On the occasion of his 80th year, René Burri wished to create a foundation for the conservation and promotion of his work in museums and among the public, both in Switzerland and around the world. The Musée de l’Elysée hosts the Fondation René Burri and has been working closely with the artist and his family since June 2013 toward this goal.

Thanks to the work being undertaken by the Musée de l’Elysée, we feel confident that René Burri’s legacy, which is of universal importance, will be passed on to future generations in the best possible conditions,” says the family.

This major Swiss patrimony has been bestowed to the Musée de l’Elysée on a 20-year loan, with the possibility for renewal. The René Burri photographic archives consist of approximately 30,000 images (vintage and modern prints, contact sheets and slides), in black and white and in color. One third of this collection has already been received by the museum and an open-air exhibition will be organized in Lausanne as early as next year.”

Press release from the Musée de l’Elysée

 

 

René Burri. 'United Arab Emirates, Das Island' 1976

 

René Burri
United Arab Emirates, Das Island
1976
© Rene Burri/Magnum Photos

 

Rene Burri. 'Pekin' 1989

 

René Burri
Pekin
1989
© Rene Burri/Magnum Photos

 

 

René Burri
Nuit des images
2013
Musee de l’Elysee
© Reto Duriet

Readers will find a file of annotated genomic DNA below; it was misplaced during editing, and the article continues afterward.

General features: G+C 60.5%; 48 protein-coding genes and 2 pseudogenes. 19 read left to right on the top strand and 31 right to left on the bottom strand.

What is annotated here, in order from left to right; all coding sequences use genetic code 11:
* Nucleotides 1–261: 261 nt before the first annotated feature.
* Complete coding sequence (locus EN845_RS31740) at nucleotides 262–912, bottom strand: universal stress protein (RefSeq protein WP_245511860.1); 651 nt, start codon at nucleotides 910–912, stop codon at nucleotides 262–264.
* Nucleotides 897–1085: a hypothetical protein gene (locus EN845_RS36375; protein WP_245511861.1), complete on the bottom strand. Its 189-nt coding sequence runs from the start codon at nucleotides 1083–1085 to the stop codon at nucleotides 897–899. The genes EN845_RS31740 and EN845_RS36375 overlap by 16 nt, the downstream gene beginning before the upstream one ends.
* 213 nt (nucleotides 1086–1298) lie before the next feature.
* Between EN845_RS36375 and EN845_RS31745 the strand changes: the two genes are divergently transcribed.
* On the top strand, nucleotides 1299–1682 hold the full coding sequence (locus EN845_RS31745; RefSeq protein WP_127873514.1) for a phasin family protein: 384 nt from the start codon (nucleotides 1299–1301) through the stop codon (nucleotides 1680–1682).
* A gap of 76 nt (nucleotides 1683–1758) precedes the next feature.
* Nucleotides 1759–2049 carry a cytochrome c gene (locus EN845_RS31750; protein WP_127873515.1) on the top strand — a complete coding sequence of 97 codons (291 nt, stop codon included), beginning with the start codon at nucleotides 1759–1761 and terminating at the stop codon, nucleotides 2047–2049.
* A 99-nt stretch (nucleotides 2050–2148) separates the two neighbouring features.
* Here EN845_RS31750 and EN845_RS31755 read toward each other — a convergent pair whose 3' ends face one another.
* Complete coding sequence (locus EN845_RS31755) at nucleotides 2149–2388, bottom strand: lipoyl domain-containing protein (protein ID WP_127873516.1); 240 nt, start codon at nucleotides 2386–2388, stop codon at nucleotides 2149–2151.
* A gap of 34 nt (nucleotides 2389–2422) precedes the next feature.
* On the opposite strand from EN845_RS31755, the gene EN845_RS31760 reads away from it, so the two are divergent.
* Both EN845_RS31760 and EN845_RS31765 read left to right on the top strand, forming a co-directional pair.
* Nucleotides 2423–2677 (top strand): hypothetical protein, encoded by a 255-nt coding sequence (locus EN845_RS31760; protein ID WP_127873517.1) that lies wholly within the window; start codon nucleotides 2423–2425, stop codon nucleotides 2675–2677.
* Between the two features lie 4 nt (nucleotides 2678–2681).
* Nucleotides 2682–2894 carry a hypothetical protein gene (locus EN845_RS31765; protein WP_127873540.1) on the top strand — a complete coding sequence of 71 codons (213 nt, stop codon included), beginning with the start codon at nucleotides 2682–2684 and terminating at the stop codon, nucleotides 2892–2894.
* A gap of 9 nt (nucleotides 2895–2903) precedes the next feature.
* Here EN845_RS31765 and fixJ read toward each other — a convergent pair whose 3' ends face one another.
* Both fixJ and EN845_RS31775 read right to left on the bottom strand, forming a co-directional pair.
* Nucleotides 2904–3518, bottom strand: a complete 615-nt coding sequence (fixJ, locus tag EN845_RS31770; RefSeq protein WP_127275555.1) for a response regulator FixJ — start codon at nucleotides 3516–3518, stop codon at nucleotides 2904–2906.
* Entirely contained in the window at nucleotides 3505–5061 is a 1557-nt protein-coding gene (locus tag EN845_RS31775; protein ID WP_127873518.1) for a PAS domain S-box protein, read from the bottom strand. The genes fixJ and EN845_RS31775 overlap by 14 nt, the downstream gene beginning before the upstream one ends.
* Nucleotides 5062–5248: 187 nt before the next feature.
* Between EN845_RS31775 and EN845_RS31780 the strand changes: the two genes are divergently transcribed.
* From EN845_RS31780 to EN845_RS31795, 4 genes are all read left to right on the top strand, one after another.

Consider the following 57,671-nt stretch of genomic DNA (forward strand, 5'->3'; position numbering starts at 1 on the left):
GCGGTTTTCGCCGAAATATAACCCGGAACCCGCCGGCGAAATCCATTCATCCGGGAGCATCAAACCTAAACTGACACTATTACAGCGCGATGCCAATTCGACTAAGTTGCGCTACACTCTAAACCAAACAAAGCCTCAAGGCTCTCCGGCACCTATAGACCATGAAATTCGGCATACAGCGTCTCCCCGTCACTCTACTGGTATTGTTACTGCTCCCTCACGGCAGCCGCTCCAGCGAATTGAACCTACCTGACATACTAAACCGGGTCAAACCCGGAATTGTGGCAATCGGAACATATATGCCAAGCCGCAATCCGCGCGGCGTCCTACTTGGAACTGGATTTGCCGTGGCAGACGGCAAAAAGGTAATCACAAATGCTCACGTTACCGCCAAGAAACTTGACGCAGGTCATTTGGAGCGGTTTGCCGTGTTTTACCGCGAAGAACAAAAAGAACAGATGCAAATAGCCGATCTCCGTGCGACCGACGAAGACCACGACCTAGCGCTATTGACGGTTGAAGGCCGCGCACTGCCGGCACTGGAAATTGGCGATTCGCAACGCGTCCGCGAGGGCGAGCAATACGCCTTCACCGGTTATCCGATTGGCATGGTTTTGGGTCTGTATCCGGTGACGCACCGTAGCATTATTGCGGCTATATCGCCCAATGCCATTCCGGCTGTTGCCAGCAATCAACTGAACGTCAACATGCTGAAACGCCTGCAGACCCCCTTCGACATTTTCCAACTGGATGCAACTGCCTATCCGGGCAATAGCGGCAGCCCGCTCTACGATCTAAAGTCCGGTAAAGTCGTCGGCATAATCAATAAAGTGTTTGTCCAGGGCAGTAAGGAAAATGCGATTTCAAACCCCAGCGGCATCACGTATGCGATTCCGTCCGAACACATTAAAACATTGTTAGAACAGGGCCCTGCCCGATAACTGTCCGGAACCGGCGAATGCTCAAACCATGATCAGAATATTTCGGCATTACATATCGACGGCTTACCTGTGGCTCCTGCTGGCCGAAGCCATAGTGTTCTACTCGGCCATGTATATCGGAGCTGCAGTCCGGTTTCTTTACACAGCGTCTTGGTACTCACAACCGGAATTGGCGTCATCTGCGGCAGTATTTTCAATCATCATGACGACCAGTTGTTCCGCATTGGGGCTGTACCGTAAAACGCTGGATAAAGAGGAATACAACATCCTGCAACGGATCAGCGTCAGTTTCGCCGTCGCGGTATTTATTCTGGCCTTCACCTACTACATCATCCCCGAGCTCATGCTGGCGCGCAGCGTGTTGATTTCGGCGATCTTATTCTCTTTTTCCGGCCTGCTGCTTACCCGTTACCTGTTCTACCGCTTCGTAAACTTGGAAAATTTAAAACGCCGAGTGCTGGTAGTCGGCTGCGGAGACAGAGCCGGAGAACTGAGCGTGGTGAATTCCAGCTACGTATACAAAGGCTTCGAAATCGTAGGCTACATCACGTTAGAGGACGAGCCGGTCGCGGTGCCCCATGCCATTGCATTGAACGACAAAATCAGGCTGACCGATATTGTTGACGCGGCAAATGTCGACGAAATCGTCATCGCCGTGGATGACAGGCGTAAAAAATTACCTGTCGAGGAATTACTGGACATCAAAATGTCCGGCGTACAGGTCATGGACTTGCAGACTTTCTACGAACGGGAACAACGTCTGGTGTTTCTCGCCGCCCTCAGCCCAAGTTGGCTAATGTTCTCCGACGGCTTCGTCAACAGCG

Musée de l’Elysée
18, avenue de l’Elysée CH
1014 Lausanne
T: + 41 21 316 99 11

Opening hours
Tuesday – Sunday, 11am – 6pm
Closed Monday, except for Bank holidays

Musée de l’Elysée website

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29
Jan
13

Exhibition: ‘Che Guevara: Images of revolution. From the Skrein Photo Collection’ at Museum de Moderne Rupertinum, Salzburg

Exhibition dates: 24th November 2012 – 3rd February 2013

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Many thankx to the Museum de Moderne Rupertinum for allowing me to publish the photographs in the posting. Please click on the photographs for a larger version of the image.

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MdM-Rupertinum_Bilder-Revolution_Salas_Che-fumano-WEB

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Osvaldo Salas
Che fumano [Che smoking]
1964
Gelatine-Silberprint, Vintage
40 x 50 cm
aus der Skrein Photo Collection

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Perfecto Romero. 'Miliz Campesinos' 1961

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Perfecto Romero
Miliz Campesinos [Military peasants]
1961
Gelatine-Silberprint, Vintage
30 x 40 cm
aus der Skrein Photo Collection

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Osvaldo Salas. 'Camilo beim Einzug in Havanna 8.1.1959' 1959

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Osvaldo Salas